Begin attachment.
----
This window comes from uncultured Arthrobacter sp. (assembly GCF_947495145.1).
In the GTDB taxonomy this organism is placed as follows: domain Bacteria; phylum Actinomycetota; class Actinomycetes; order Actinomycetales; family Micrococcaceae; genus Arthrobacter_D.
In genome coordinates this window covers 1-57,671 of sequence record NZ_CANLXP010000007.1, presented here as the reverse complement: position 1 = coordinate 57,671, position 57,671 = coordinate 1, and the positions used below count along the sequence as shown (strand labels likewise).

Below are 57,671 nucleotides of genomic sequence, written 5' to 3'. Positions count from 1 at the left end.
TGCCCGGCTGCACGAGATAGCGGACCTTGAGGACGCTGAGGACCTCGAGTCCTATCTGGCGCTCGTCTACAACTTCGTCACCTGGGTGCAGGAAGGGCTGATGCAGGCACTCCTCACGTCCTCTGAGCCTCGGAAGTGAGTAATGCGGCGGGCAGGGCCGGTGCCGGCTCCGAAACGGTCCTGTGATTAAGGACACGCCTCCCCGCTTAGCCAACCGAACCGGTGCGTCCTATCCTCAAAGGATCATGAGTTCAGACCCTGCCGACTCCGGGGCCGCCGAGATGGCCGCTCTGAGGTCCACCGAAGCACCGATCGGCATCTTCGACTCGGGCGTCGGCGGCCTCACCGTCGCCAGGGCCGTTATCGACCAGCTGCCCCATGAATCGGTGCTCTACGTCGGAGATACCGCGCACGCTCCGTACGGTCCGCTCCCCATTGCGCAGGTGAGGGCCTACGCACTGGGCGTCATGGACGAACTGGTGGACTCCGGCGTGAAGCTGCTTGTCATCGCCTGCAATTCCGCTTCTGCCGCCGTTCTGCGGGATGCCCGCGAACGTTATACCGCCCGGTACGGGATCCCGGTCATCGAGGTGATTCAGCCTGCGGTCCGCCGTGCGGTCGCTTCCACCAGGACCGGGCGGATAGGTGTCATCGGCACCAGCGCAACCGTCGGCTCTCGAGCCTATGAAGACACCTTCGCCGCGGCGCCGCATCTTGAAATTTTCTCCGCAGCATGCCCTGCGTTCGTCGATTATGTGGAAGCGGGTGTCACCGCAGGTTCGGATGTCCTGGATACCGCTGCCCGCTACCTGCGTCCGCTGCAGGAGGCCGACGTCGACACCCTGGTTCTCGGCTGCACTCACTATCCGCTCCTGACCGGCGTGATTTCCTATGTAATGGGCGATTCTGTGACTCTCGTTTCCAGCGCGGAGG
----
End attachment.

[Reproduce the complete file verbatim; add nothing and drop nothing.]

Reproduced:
This window comes from uncultured Arthrobacter sp. (assembly GCF_947495145.1).
In the GTDB taxonomy this organism is placed as follows: domain Bacteria; phylum Actinomycetota; class Actinomycetes; order Actinomycetales; family Micrococcaceae; genus Arthrobacter_D.
In genome coordinates this window covers 1-57,671 of sequence record NZ_CANLXP010000007.1, presented here as the reverse complement: position 1 = coordinate 57,671, position 57,671 = coordinate 1, and the positions used below count along the sequence as shown (strand labels likewise).

Below are 57,671 nucleotides of genomic sequence, written 5' to 3'. Positions count from 1 at the left end.
TGCCCGGCTGCACGAGATAGCGGACCTTGAGGACGCTGAGGACCTCGAGTCCTATCTGGCGCTCGTCTACAACTTCGTCACCTGGGTGCAGGAAGGGCTGATGCAGGCACTCCTCACGTCCTCTGAGCCTCGGAAGTGAGTAATGCGGCGGGCAGGGCCGGTGCCGGCTCCGAAACGGTCCTGTGATTAAGGACACGCCTCCCCGCTTAGCCAACCGAACCGGTGCGTCCTATCCTCAAAGGATCATGAGTTCAGACCCTGCCGACTCCGGGGCCGCCGAGATGGCCGCTCTGAGGTCCACCGAAGCACCGATCGGCATCTTCGACTCGGGCGTCGGCGGCCTCACCGTCGCCAGGGCCGTTATCGACCAGCTGCCCCATGAATCGGTGCTCTACGTCGGAGATACCGCGCACGCTCCGTACGGTCCGCTCCCCATTGCGCAGGTGAGGGCCTACGCACTGGGCGTCATGGACGAACTGGTGGACTCCGGCGTGAAGCTGCTTGTCATCGCCTGCAATTCCGCTTCTGCCGCCGTTCTGCGGGATGCCCGCGAACGTTATACCGCCCGGTACGGGATCCCGGTCATCGAGGTGATTCAGCCTGCGGTCCGCCGTGCGGTCGCTTCCACCAGGACCGGGCGGATAGGTGTCATCGGCACCAGCGCAACCGTCGGCTCTCGAGCCTATGAAGACACCTTCGCCGCGGCGCCGCATCTTGAAATTTTCTCCGCAGCATGCCCTGCGTTCGTCGATTATGTGGAAGCGGGTGTCACCGCAGGTTCGGATGTCCTGGATACCGCTGCCCGCTACCTGCGTCCGCTGCAGGAGGCCGACGTCGACACCCTGGTTCTCGGCTGCACTCACTATCCGCTCCTGACCGGCGTGATTTCCTATGTAATGGGCGATTCTGTGACTCTCGTTTCCAGCGCGGAGG